Berding | Weil Community Association ALERT Newsletter
Legal News and Comments for Community Association Boards and Managers Issue #67 • April 2011
Who's the Client?
by James O. Devereaux, Esq.
The question sometimes comes up, usually from a homeowner or group of homeowners, concerning who the attorney representing the association in a matter actually represents. Some years ago, the California Court of Appeal provided a clear answer.
“Condominium associations may bring construction defect lawsuits against developers without fear of having to disclose privileged information to individual homeowners. Like closely held corporations and private trusts, the client is the entity that retained the attorney to act on its behalf.”
(Smith v. Laguna Sur Villas Community Association (2000) 79 Cal. App. 4th 639)
That means the attorney's client is the association – the incorporated or unincorporated entity; not the Board of Directors and not the association's members either collectively or individually.
In Laguna Sur Villas a group of homeowners, upset by what they thought was a “runaway budget for expenditures” in an association's construction defect lawsuit, demanded to see the work product and legal bills of the association's attorneys in the lawsuit. The association declined to provide those materials on the basis of the attorney-client privilege. A lawsuit ensued raising a number of issues including the right of the demanding homeowners to have access to information and documents that were subject to the attorney-client privilege. The trial court ruled in favor of the association on that question, holding that the privilege was held by the corporation. On appeal, the Court of Appeal agreed, stating:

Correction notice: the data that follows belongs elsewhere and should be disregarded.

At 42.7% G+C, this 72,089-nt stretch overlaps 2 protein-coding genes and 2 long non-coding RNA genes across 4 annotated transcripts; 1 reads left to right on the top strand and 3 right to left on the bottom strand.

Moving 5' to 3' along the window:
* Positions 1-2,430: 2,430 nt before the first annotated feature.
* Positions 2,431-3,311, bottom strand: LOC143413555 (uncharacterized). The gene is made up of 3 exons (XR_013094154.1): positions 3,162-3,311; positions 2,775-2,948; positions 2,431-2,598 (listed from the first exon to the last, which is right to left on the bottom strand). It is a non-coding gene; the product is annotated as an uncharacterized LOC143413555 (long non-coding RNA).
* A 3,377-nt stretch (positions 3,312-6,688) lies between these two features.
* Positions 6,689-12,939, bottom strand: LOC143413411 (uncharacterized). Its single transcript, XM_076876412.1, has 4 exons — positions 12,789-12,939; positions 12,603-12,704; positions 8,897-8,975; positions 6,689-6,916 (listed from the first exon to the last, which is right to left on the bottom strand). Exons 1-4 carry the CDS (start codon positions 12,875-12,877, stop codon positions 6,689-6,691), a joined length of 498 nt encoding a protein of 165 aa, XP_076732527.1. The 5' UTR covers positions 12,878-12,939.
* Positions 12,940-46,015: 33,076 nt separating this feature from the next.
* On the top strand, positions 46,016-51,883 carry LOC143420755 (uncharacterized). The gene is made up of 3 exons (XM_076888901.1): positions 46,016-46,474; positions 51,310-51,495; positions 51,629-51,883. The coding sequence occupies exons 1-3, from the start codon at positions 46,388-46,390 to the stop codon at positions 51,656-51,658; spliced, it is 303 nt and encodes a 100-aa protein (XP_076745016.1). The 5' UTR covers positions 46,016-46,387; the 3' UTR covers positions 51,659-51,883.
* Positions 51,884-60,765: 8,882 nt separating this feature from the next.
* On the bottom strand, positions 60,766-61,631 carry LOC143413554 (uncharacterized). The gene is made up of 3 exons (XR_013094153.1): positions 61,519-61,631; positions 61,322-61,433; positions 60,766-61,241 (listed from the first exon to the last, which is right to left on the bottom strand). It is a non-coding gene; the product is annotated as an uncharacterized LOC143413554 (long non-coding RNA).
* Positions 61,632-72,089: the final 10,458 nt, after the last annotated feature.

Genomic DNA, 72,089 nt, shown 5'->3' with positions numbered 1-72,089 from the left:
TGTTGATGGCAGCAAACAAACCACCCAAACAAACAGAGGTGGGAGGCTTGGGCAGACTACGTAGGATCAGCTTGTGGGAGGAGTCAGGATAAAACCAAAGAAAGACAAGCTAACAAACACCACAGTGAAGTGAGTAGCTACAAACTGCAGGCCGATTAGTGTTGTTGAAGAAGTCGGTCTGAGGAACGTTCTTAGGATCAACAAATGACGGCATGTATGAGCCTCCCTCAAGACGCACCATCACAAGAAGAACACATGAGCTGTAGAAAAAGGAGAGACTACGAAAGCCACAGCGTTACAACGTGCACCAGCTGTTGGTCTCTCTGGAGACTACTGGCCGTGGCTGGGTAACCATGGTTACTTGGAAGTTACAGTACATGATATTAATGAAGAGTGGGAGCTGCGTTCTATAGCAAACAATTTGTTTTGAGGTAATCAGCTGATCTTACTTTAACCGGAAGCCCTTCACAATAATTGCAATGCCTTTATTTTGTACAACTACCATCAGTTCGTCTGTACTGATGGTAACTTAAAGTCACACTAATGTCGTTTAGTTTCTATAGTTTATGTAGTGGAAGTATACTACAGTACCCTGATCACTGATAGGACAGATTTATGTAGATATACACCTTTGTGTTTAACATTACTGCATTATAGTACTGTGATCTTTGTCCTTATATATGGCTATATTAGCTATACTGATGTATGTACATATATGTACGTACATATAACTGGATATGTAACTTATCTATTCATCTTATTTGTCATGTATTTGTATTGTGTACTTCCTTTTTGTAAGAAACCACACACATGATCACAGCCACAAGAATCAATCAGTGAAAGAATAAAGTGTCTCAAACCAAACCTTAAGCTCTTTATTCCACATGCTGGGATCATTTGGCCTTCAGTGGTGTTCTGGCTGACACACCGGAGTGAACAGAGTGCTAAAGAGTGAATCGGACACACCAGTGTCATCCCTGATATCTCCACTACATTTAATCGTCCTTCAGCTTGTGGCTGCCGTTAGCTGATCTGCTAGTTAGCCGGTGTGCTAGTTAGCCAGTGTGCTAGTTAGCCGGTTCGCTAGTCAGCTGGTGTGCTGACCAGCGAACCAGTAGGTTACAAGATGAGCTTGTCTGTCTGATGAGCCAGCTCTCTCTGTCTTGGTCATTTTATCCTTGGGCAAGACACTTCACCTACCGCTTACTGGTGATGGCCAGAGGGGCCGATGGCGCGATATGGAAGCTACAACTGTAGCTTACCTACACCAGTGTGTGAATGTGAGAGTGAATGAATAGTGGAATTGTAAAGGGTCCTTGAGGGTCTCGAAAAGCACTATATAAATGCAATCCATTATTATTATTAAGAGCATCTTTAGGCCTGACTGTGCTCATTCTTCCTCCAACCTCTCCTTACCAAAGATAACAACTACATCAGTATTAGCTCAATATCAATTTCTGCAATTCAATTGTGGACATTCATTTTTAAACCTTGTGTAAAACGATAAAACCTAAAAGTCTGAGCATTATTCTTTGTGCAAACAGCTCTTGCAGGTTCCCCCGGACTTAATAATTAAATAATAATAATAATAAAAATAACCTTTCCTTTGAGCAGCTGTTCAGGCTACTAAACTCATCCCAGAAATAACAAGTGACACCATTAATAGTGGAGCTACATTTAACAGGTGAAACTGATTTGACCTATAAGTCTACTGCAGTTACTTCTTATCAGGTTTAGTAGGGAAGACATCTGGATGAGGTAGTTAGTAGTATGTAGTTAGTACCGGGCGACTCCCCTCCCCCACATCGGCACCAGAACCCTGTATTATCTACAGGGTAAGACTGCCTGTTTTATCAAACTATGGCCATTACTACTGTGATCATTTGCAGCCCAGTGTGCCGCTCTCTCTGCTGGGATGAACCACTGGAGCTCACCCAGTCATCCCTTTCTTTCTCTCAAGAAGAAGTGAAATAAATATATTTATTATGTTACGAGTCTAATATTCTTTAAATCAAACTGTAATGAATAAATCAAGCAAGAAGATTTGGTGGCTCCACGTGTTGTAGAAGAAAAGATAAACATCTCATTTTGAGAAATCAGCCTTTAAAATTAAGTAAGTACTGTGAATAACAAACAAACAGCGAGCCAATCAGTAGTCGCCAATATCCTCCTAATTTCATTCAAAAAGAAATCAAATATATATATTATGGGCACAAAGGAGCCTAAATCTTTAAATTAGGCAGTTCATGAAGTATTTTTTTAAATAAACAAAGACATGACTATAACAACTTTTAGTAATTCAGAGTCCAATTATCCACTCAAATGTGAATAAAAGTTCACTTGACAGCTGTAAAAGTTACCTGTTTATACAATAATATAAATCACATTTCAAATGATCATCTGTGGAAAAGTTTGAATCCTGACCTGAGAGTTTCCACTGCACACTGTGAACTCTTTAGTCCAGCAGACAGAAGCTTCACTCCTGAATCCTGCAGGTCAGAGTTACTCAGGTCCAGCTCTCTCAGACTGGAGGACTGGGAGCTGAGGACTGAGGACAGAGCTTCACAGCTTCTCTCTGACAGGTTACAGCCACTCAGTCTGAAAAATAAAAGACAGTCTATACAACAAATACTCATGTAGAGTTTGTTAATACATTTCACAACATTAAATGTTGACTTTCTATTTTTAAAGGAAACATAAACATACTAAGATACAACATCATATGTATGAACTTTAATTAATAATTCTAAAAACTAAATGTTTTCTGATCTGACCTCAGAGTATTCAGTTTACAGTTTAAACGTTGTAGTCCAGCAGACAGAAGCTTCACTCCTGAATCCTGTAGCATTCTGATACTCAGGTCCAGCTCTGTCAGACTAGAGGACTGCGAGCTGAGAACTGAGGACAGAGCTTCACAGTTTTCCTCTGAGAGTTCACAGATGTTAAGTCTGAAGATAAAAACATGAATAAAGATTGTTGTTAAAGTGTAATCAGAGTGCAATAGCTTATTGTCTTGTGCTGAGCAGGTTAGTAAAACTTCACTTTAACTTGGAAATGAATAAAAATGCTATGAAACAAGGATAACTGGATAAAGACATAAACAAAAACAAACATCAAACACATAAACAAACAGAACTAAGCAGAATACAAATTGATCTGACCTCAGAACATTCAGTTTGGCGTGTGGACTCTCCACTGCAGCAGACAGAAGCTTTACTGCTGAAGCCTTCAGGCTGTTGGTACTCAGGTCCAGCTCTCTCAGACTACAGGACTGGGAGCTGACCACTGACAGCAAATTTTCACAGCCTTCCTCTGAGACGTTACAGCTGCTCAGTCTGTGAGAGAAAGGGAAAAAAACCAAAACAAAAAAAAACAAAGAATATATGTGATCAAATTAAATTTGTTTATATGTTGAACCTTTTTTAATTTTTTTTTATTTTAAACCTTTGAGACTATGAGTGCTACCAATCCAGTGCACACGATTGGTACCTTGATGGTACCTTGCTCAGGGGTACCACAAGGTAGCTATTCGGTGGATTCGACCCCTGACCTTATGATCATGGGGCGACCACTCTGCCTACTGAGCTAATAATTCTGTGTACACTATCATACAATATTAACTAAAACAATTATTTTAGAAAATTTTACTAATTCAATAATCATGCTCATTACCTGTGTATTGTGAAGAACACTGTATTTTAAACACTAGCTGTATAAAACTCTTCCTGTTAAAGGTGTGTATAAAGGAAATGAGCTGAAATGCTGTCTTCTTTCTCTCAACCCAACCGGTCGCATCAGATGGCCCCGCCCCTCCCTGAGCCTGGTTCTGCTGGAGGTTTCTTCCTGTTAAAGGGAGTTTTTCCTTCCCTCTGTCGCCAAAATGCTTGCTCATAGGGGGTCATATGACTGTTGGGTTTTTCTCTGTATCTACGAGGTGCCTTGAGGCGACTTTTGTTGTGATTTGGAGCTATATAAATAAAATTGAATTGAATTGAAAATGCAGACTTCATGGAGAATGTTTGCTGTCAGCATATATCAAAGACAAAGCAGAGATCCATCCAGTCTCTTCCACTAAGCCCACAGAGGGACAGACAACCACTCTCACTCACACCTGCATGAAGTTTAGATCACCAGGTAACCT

“The court correctly held [the association] was the holder of the attorney-client privilege and that individual homeowners could not demand the production of privileged documents, except as allowed by the [association's] board.”
As noted by the appellate court, corporations are “persons” under California law, have their own separate legal identity and enjoy the benefit of the attorney-client privilege. Under the California Evidence Code, a client is a person who consults a lawyer for the purpose of retaining the lawyer. The term “Person” includes a corporation and may also include an unincorporated organization when the organization rather than its individual members so consults with a lawyer.
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